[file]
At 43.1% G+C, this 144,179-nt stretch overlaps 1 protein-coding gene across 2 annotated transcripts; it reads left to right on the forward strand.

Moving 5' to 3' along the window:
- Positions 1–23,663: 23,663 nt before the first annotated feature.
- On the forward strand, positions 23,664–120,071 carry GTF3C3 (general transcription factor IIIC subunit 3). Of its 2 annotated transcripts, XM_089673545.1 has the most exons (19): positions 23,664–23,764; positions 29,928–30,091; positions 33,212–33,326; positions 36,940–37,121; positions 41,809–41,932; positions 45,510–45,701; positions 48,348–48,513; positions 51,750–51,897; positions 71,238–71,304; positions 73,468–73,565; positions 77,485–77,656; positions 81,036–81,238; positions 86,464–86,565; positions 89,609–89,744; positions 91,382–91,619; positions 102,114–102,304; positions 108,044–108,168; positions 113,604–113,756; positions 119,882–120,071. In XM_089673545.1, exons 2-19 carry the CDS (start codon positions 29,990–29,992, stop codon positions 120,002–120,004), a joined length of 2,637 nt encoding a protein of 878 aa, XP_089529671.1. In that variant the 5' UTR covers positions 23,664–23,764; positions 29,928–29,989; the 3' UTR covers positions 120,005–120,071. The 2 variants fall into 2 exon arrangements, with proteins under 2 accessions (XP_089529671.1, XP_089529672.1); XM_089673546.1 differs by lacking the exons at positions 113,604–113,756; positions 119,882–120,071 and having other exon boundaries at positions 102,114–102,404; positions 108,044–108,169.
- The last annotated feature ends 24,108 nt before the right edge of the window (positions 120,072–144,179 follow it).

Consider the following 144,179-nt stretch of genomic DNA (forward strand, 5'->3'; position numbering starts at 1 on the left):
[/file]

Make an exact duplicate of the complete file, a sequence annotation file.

At 43.1% G+C, this 144,179-nt stretch overlaps 1 protein-coding gene across 2 annotated transcripts; it reads left to right on the forward strand.

Moving 5' to 3' along the window:
- Positions 1–23,663: 23,663 nt before the first annotated feature.
- On the forward strand, positions 23,664–120,071 carry GTF3C3 (general transcription factor IIIC subunit 3). Of its 2 annotated transcripts, XM_089673545.1 has the most exons (19): positions 23,664–23,764; positions 29,928–30,091; positions 33,212–33,326; positions 36,940–37,121; positions 41,809–41,932; positions 45,510–45,701; positions 48,348–48,513; positions 51,750–51,897; positions 71,238–71,304; positions 73,468–73,565; positions 77,485–77,656; positions 81,036–81,238; positions 86,464–86,565; positions 89,609–89,744; positions 91,382–91,619; positions 102,114–102,304; positions 108,044–108,168; positions 113,604–113,756; positions 119,882–120,071. In XM_089673545.1, exons 2-19 carry the CDS (start codon positions 29,990–29,992, stop codon positions 120,002–120,004), a joined length of 2,637 nt encoding a protein of 878 aa, XP_089529671.1. In that variant the 5' UTR covers positions 23,664–23,764; positions 29,928–29,989; the 3' UTR covers positions 120,005–120,071. The 2 variants fall into 2 exon arrangements, with proteins under 2 accessions (XP_089529671.1, XP_089529672.1); XM_089673546.1 differs by lacking the exons at positions 113,604–113,756; positions 119,882–120,071 and having other exon boundaries at positions 102,114–102,404; positions 108,044–108,169.
- The last annotated feature ends 24,108 nt before the right edge of the window (positions 120,072–144,179 follow it).

Consider the following 144,179-nt stretch of genomic DNA (forward strand, 5'->3'; position numbering starts at 1 on the left):